Charitable Donation: Definition, Examples, Tax Deduction Rules

What Is a Charitable Donation?

A charitable donation is a gift of cash or property made to a nonprofit organization to help it accomplish its goals, for which the donor receives nothing of value in return. In the U.S., donations can be deducted from the federal tax returns of individuals and companies making them.

U.S. taxpayers are able to deduct donations equal to up to 60% of their adjusted gross income (AGI) annually. They must use Form 1040 or Form 1040-SR and itemize their deductible contributions on a Schedule A form.

Key Takeaways

  • The IRS allows taxpayers to deduct donations of cash and property to qualified charitable organizations.
  • Charitable donations must be itemized in order to be deducted.
  • Taxpayers may deduct charitable donations of up to 60% of their adjusted gross incomes.
  • Charitable donations to individuals, no matter how worthy, are not deductible.

Rules for Charitable Giving

The Internal Revenue Service (IRS) restricts the types of donations that can be made and the types of organizations that can receive them. In order to deduct charitable contributions, the recipient charity must be a qualified organization in the eyes of the IRS. Acceptable charities include:

  • A trust, community chest, or foundation created in the United States that is operated exclusively for charitable, religious, scientific, literary, or educational purposes
  • "Organizations organized and operated exclusively for religious, charitable, scientific, testing for public safety, literary, educational, or other specified purposes and that meet certain other requirements."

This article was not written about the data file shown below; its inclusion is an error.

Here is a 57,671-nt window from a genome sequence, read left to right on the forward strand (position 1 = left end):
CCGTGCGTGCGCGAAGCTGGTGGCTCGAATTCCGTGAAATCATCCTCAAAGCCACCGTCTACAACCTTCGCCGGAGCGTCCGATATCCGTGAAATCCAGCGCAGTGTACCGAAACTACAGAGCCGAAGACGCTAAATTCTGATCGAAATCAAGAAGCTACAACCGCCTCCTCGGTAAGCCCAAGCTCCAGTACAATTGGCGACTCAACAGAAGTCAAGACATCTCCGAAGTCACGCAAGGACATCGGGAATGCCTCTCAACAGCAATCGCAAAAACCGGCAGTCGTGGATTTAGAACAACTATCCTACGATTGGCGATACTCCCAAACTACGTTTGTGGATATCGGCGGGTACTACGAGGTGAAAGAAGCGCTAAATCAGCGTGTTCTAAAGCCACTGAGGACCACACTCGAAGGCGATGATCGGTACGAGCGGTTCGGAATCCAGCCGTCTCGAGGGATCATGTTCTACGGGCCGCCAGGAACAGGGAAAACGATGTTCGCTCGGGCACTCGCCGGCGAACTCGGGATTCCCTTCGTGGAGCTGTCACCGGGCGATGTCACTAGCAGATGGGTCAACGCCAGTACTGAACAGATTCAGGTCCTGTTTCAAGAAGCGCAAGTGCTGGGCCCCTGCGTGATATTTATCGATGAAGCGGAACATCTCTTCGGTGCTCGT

• A U.S. organization developed to prevent cruelty to animals or children
  • A synagogue, mosque, church, or other religious organization
  • A volunteer nonprofit fire company
  • A veterans of war organization
  • A civil defense organization created under local, state, or federal law, including any unreimbursed expenses of civil defense volunteers that are directly connected to their volunteer services
  • A domestic fraternal society that functions under a lodge system (only deductible if the donation is used for charitable purposes)
  • A nonprofit cemetery (only deductible if the funds are used to care for the cemetery as a whole versus a particular tombstone, mausoleum, crypt, or another marker)

Gifts given directly to individuals, even if done as acts of charity, do not qualify as tax-deductible charitable donations.

2021 Pandemic Tax Changes

There were some one-time changes to the tax rules for 2021 prompted by the COVID-19 pandemic. For example, single taxpayers who took the standard deduction rather than itemize were allowed an up-to-$300 deduction for charitable cash contributions ($600 for those married filing jointly), and the deductible portion of cash charitable donations for all taxpayers was 100% of adjusted gross income (AGI), instead of the usual 60%.

Is your whole gift deductible?

As part of their fundraising efforts, charitable and nonprofit organizations frequently offer some service or benefit in return for donations. This might be branded merchandise, tickets to an event, or a year’s free entrance to a museum. Only the amount of the donation that exceeds the fair market value of the received benefit can be deducted.

In other words, if the tickets to a charity baseball event are priced the same as a standard ticket to a game, that expenditure could not be deducted. If the tickets were priced at a premium, with the remainder going to the charity, that remainder portion of the expenditure could be claimed as a charitable donation.

Non-Cash Donations

Cash gifts aren’t the only kind of tax-deductible donation. Any property donated to a nonprofit organization can be deducted at fair market value. However, items such as works of art or investments that have appreciated in value may be subject to additional rules for deducting the donation. Non-cash property donations that are worth more than $5,000, for example, require an appraisal of the property that affirms its value.